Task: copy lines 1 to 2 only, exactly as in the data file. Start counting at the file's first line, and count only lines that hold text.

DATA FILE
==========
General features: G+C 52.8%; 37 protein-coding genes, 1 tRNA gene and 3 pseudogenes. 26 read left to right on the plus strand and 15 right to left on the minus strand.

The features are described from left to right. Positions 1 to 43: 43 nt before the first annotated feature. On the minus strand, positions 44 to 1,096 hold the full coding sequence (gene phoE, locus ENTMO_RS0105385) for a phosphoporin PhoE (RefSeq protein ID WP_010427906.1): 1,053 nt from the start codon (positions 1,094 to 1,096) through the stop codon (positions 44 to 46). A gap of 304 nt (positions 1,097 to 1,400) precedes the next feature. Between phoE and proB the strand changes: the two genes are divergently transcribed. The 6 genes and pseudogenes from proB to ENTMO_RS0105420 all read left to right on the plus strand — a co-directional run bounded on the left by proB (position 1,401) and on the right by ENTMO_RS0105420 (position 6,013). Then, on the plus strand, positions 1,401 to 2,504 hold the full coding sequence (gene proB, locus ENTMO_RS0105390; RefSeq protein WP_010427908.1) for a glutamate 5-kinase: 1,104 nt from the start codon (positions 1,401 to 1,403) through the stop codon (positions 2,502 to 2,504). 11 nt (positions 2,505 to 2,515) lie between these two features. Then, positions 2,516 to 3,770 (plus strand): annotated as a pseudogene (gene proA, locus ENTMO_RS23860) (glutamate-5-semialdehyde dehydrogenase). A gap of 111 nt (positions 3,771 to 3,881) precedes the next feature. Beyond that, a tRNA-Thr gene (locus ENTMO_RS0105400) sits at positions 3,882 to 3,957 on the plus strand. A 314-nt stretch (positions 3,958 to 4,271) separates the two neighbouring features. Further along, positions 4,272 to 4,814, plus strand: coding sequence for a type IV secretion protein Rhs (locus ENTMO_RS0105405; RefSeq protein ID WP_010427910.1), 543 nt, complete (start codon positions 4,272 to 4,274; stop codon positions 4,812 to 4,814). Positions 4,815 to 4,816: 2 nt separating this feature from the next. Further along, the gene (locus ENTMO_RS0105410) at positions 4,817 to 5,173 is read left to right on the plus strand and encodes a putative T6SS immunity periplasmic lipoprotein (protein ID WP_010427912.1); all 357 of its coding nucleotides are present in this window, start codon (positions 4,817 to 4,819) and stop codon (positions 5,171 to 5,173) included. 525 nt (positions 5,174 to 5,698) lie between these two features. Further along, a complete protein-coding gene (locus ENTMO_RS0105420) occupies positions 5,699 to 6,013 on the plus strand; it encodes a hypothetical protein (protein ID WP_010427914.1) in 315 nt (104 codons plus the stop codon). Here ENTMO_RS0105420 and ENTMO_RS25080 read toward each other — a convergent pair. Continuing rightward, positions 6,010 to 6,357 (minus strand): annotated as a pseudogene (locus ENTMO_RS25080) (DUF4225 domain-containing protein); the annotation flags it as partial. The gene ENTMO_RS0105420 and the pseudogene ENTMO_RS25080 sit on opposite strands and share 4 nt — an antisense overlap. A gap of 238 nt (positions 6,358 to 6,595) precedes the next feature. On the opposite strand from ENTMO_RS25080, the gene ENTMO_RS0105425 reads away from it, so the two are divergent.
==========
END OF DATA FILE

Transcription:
General features: G+C 52.8%; 37 protein-coding genes, 1 tRNA gene and 3 pseudogenes. 26 read left to right on the plus strand and 15 right to left on the minus strand.

The features are described from left to right. Positions 1 to 43: 43 nt before the first annotated feature. On the minus strand, positions 44 to 1,096 hold the full coding sequence (gene phoE, locus ENTMO_RS0105385) for a phosphoporin PhoE (RefSeq protein ID WP_010427906.1): 1,053 nt from the start codon (positions 1,094 to 1,096) through the stop codon (positions 44 to 46). A gap of 304 nt (positions 1,097 to 1,400) precedes the next feature. Between phoE and proB the strand changes: the two genes are divergently transcribed. The 6 genes and pseudogenes from proB to ENTMO_RS0105420 all read left to right on the plus strand — a co-directional run bounded on the left by proB (position 1,401) and on the right by ENTMO_RS0105420 (position 6,013). Then, on the plus strand, positions 1,401 to 2,504 hold the full coding sequence (gene proB, locus ENTMO_RS0105390; RefSeq protein WP_010427908.1) for a glutamate 5-kinase: 1,104 nt from the start codon (positions 1,401 to 1,403) through the stop codon (positions 2,502 to 2,504). 11 nt (positions 2,505 to 2,515) lie between these two features. Then, positions 2,516 to 3,770 (plus strand): annotated as a pseudogene (gene proA, locus ENTMO_RS23860) (glutamate-5-semialdehyde dehydrogenase). A gap of 111 nt (positions 3,771 to 3,881) precedes the next feature. Beyond that, a tRNA-Thr gene (locus ENTMO_RS0105400) sits at positions 3,882 to 3,957 on the plus strand. A 314-nt stretch (positions 3,958 to 4,271) separates the two neighbouring features. Further along, positions 4,272 to 4,814, plus strand: coding sequence for a type IV secretion protein Rhs (locus ENTMO_RS0105405; RefSeq protein ID WP_010427910.1), 543 nt, complete (start codon positions 4,272 to 4,274; stop codon positions 4,812 to 4,814). Positions 4,815 to 4,816: 2 nt separating this feature from the next. Further along, the gene (locus ENTMO_RS0105410) at positions 4,817 to 5,173 is read left to right on the plus strand and encodes a putative T6SS immunity periplasmic lipoprotein (protein ID WP_010427912.1); all 357 of its coding nucleotides are present in this window, start codon (positions 4,817 to 4,819) and stop codon (positions 5,171 to 5,173) included. 525 nt (positions 5,174 to 5,698) lie between these two features. Further along, a complete protein-coding gene (locus ENTMO_RS0105420) occupies positions 5,699 to 6,013 on the plus strand; it encodes a hypothetical protein (protein ID WP_010427914.1) in 315 nt (104 codons plus the stop codon). Here ENTMO_RS0105420 and ENTMO_RS25080 read toward each other — a convergent pair. Continuing rightward, positions 6,010 to 6,357 (minus strand): annotated as a pseudogene (locus ENTMO_RS25080) (DUF4225 domain-containing protein); the annotation flags it as partial. The gene ENTMO_RS0105420 and the pseudogene ENTMO_RS25080 sit on opposite strands and share 4 nt — an antisense overlap. A gap of 238 nt (positions 6,358 to 6,595) precedes the next feature. On the opposite strand from ENTMO_RS25080, the gene ENTMO_RS0105425 reads away from it, so the two are divergent.